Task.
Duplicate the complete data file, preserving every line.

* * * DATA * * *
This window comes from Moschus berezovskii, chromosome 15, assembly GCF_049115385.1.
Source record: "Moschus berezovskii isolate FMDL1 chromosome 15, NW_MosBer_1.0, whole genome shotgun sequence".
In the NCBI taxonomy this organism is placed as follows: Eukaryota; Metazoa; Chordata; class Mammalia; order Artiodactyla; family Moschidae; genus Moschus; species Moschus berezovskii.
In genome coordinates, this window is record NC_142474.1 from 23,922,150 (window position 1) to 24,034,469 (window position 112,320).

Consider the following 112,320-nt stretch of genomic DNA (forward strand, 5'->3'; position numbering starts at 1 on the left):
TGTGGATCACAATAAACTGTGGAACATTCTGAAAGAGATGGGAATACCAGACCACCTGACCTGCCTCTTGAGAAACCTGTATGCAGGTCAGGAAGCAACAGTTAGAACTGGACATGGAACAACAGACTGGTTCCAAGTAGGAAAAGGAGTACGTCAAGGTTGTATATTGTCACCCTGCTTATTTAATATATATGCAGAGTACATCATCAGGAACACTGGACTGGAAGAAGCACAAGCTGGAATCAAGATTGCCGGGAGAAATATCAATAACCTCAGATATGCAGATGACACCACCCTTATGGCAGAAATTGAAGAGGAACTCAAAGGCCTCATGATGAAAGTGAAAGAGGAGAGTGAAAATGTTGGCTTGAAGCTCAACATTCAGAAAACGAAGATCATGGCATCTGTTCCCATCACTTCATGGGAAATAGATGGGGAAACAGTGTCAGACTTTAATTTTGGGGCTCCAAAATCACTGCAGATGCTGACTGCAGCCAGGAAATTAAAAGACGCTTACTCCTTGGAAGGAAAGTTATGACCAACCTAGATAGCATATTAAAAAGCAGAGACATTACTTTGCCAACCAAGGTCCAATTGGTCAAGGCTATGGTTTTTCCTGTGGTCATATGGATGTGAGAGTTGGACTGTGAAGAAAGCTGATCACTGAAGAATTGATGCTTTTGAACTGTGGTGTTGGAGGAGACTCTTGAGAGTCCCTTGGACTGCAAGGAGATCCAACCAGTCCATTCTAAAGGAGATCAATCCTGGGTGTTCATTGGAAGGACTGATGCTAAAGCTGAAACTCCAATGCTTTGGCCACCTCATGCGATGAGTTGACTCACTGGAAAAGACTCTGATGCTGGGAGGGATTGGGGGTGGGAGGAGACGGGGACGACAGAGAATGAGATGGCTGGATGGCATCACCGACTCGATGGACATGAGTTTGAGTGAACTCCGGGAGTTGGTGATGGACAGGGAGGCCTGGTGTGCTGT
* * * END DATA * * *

This window comes from Moschus berezovskii, chromosome 15, assembly GCF_049115385.1.
Source record: "Moschus berezovskii isolate FMDL1 chromosome 15, NW_MosBer_1.0, whole genome shotgun sequence".
In the NCBI taxonomy this organism is placed as follows: Eukaryota; Metazoa; Chordata; class Mammalia; order Artiodactyla; family Moschidae; genus Moschus; species Moschus berezovskii.
In genome coordinates, this window is record NC_142474.1 from 23,922,150 (window position 1) to 24,034,469 (window position 112,320).

Consider the following 112,320-nt stretch of genomic DNA (forward strand, 5'->3'; position numbering starts at 1 on the left):
TGTGGATCACAATAAACTGTGGAACATTCTGAAAGAGATGGGAATACCAGACCACCTGACCTGCCTCTTGAGAAACCTGTATGCAGGTCAGGAAGCAACAGTTAGAACTGGACATGGAACAACAGACTGGTTCCAAGTAGGAAAAGGAGTACGTCAAGGTTGTATATTGTCACCCTGCTTATTTAATATATATGCAGAGTACATCATCAGGAACACTGGACTGGAAGAAGCACAAGCTGGAATCAAGATTGCCGGGAGAAATATCAATAACCTCAGATATGCAGATGACACCACCCTTATGGCAGAAATTGAAGAGGAACTCAAAGGCCTCATGATGAAAGTGAAAGAGGAGAGTGAAAATGTTGGCTTGAAGCTCAACATTCAGAAAACGAAGATCATGGCATCTGTTCCCATCACTTCATGGGAAATAGATGGGGAAACAGTGTCAGACTTTAATTTTGGGGCTCCAAAATCACTGCAGATGCTGACTGCAGCCAGGAAATTAAAAGACGCTTACTCCTTGGAAGGAAAGTTATGACCAACCTAGATAGCATATTAAAAAGCAGAGACATTACTTTGCCAACCAAGGTCCAATTGGTCAAGGCTATGGTTTTTCCTGTGGTCATATGGATGTGAGAGTTGGACTGTGAAGAAAGCTGATCACTGAAGAATTGATGCTTTTGAACTGTGGTGTTGGAGGAGACTCTTGAGAGTCCCTTGGACTGCAAGGAGATCCAACCAGTCCATTCTAAAGGAGATCAATCCTGGGTGTTCATTGGAAGGACTGATGCTAAAGCTGAAACTCCAATGCTTTGGCCACCTCATGCGATGAGTTGACTCACTGGAAAAGACTCTGATGCTGGGAGGGATTGGGGGTGGGAGGAGACGGGGACGACAGAGAATGAGATGGCTGGATGGCATCACCGACTCGATGGACATGAGTTTGAGTGAACTCCGGGAGTTGGTGATGGACAGGGAGGCCTGGTGTGCTGT